Take a step into the real world, and tell me that what is out there is not complexity that is just a bit beyond the complexities of models and neo con fancies.

    You know something, a good portion of the populace still believes that Darwin was a farce. The parallels with economic theory, especially the neo-con variety are simply amazing.

    Change is eternal, don’t get caught up in some fanciful notion that somehow the mechanics and machinations of humans will statically congeal around neo con theory. No matter how hard the academics pound their hammer, the peg will change its shape.

    Hog wash is hardly a critique by the way, and convenient dovetailing is a paltry response to the misery and suffering that has been unleashed unto the world with the bunk that the neo cons have unleashed onto the world.

    Come on Stuart you can do batter than that.

    paul

  • Okay, I would say the same thing again without saying hogwash, with apologies for being flippant. Freeman and Medoff in “what do unions do” found that unions mostly ensure workers get a fair share of the company profits they helped generate. For me, this means the underlying profits drive a large portion of the union-nonunion wage gap, so when the profits plummet, so does the wage gap. This is accomplished by concession bargaining, which is normal bargaining in reverse. The bargaining is woven into the superstructure, such that when capitalism really sucks (i.e. now), bargaining sucks too. But on average, collective bargaining in a predominantly capitalist economy results in substantial increases in income for workers.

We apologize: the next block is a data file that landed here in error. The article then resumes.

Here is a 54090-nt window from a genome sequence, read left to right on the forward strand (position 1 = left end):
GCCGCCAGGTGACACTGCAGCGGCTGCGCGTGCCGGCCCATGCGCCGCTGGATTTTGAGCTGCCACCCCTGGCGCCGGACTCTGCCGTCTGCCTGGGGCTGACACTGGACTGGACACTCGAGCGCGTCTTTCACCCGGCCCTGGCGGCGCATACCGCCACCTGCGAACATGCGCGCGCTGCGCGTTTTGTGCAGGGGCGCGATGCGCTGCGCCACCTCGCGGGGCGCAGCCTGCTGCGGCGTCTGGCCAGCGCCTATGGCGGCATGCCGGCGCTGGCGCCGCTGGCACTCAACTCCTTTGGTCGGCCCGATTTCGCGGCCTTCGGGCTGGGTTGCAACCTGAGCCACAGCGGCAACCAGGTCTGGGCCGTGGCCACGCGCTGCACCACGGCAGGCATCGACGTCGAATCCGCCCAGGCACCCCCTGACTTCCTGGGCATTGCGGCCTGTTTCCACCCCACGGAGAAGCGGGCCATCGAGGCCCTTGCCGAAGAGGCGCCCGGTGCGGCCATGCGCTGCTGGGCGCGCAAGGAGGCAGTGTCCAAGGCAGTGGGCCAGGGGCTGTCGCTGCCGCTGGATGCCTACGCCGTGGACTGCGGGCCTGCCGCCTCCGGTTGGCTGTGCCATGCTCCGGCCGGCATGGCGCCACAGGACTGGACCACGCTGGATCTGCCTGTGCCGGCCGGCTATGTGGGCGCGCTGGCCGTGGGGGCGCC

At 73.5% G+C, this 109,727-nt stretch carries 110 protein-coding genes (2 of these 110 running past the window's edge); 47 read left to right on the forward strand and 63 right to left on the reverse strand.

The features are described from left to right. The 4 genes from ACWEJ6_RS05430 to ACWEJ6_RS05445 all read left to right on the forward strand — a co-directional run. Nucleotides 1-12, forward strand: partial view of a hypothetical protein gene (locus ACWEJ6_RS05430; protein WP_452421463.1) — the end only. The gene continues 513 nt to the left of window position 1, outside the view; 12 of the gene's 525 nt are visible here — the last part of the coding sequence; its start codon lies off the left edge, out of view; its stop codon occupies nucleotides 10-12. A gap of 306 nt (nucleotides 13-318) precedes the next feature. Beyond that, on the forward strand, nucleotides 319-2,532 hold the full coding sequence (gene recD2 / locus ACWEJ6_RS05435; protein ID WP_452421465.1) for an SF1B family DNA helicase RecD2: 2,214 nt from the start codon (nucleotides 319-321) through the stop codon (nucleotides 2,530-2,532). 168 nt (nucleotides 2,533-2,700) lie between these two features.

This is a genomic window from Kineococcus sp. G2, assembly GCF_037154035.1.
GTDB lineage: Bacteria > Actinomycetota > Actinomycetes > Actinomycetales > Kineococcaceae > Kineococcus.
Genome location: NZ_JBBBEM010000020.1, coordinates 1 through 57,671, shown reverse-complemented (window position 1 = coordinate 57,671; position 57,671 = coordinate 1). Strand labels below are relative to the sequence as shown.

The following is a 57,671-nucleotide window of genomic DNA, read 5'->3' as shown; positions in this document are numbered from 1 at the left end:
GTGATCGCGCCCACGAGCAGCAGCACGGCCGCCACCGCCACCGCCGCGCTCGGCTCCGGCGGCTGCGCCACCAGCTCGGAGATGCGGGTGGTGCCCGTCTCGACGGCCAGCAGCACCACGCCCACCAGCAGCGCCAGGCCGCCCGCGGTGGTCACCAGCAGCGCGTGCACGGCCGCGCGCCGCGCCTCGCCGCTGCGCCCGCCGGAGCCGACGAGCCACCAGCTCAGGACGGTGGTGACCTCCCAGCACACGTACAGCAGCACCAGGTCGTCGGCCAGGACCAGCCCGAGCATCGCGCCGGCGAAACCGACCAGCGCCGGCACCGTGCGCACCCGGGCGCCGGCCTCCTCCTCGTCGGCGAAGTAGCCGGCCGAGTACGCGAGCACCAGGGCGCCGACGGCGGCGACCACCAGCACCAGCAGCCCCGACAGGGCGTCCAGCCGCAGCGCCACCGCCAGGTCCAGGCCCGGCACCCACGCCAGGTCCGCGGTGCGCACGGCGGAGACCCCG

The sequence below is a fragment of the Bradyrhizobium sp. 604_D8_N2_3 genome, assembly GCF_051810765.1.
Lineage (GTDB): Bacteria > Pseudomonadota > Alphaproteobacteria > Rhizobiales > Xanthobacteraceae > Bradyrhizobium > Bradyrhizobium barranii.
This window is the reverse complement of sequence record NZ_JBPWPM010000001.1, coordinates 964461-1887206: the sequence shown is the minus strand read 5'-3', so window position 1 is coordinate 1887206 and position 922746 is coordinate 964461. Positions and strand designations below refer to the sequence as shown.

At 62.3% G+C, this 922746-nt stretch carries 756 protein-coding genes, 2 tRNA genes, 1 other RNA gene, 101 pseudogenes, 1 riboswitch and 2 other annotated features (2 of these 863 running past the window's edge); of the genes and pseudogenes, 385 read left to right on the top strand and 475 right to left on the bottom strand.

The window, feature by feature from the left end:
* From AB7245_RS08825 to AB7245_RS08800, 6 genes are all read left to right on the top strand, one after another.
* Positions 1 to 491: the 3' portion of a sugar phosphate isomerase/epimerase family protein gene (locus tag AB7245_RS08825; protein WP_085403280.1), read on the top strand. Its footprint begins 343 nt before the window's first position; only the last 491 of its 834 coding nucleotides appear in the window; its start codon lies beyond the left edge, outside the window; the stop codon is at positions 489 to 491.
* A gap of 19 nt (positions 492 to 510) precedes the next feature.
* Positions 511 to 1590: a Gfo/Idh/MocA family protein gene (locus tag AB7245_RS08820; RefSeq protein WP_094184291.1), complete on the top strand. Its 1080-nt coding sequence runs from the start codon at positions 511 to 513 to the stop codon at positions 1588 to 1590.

I would have to agree with you that it is impossible to disentangle the economy from the politics. But I didn’t major in any of the political economy disciplines, so no I can’t agree with you that your academic major is more credible than my academic major. For me, class analysis is a tool that is useful in some circumstances but not all. I find that outside of unions and academia, you can’t function unless you can turn the class analysis on and off.

    The dovetailing is a reference to the fact that the two major meta-theories are consistent on how collective bargaining operates. I’m just not very emotional, so for me every story of despair can be traced back to macroeconomics and social policy. The flavour is intersting, but it’s not as important as labour density, interest rates, or the price of oil.